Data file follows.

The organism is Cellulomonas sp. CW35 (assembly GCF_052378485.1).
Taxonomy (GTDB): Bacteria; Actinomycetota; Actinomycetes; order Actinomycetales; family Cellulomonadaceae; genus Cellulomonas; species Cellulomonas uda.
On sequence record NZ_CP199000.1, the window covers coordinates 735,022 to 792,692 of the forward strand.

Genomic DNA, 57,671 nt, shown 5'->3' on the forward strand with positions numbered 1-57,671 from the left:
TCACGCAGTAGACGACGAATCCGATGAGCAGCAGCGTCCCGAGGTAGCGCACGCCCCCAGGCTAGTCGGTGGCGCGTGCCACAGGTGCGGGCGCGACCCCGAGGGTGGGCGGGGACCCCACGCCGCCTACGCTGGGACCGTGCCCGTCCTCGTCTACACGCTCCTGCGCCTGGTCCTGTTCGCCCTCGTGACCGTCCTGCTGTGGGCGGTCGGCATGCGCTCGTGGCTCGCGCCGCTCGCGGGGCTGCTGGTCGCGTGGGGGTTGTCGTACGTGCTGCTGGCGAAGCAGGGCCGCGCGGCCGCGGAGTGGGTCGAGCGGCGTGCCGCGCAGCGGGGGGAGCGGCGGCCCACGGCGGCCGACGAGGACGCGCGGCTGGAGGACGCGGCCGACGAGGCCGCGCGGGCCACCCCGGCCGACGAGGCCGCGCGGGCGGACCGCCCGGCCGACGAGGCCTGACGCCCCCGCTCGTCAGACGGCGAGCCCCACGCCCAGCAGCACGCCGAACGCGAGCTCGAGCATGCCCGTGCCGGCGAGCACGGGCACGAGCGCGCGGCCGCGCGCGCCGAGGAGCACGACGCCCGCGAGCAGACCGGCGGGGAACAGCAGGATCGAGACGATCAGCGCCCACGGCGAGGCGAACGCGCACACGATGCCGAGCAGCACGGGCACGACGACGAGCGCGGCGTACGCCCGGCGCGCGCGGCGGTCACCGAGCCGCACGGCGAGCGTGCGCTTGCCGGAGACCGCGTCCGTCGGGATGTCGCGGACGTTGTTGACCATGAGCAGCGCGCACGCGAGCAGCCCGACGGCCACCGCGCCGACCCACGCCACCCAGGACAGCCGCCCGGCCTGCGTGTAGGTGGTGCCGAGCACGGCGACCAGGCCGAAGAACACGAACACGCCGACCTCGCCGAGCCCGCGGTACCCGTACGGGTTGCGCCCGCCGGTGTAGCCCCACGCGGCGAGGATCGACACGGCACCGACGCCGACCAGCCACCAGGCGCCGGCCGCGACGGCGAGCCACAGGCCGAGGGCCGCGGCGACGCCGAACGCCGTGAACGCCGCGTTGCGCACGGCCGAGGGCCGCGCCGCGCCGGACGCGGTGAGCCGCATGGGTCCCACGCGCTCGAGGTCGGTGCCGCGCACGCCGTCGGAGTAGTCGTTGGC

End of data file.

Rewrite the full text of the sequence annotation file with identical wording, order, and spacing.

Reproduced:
The organism is Cellulomonas sp. CW35 (assembly GCF_052378485.1).
Taxonomy (GTDB): Bacteria; Actinomycetota; Actinomycetes; order Actinomycetales; family Cellulomonadaceae; genus Cellulomonas; species Cellulomonas uda.
On sequence record NZ_CP199000.1, the window covers coordinates 735,022 to 792,692 of the forward strand.

Genomic DNA, 57,671 nt, shown 5'->3' on the forward strand with positions numbered 1-57,671 from the left:
TCACGCAGTAGACGACGAATCCGATGAGCAGCAGCGTCCCGAGGTAGCGCACGCCCCCAGGCTAGTCGGTGGCGCGTGCCACAGGTGCGGGCGCGACCCCGAGGGTGGGCGGGGACCCCACGCCGCCTACGCTGGGACCGTGCCCGTCCTCGTCTACACGCTCCTGCGCCTGGTCCTGTTCGCCCTCGTGACCGTCCTGCTGTGGGCGGTCGGCATGCGCTCGTGGCTCGCGCCGCTCGCGGGGCTGCTGGTCGCGTGGGGGTTGTCGTACGTGCTGCTGGCGAAGCAGGGCCGCGCGGCCGCGGAGTGGGTCGAGCGGCGTGCCGCGCAGCGGGGGGAGCGGCGGCCCACGGCGGCCGACGAGGACGCGCGGCTGGAGGACGCGGCCGACGAGGCCGCGCGGGCCACCCCGGCCGACGAGGCCGCGCGGGCGGACCGCCCGGCCGACGAGGCCTGACGCCCCCGCTCGTCAGACGGCGAGCCCCACGCCCAGCAGCACGCCGAACGCGAGCTCGAGCATGCCCGTGCCGGCGAGCACGGGCACGAGCGCGCGGCCGCGCGCGCCGAGGAGCACGACGCCCGCGAGCAGACCGGCGGGGAACAGCAGGATCGAGACGATCAGCGCCCACGGCGAGGCGAACGCGCACACGATGCCGAGCAGCACGGGCACGACGACGAGCGCGGCGTACGCCCGGCGCGCGCGGCGGTCACCGAGCCGCACGGCGAGCGTGCGCTTGCCGGAGACCGCGTCCGTCGGGATGTCGCGGACGTTGTTGACCATGAGCAGCGCGCACGCGAGCAGCCCGACGGCCACCGCGCCGACCCACGCCACCCAGGACAGCCGCCCGGCCTGCGTGTAGGTGGTGCCGAGCACGGCGACCAGGCCGAAGAACACGAACACGCCGACCTCGCCGAGCCCGCGGTACCCGTACGGGTTGCGCCCGCCGGTGTAGCCCCACGCGGCGAGGATCGACACGGCACCGACGCCGACCAGCCACCAGGCGCCGGCCGCGACGGCGAGCCACAGGCCGAGGGCCGCGGCGACGCCGAACGCCGTGAACGCCGCGTTGCGCACGGCCGAGGGCCGCGCCGCGCCGGACGCGGTGAGCCGCATGGGTCCCACGCGCTCGAGGTCGGTGCCGCGCACGCCGTCGGAGTAGTCGTTGGC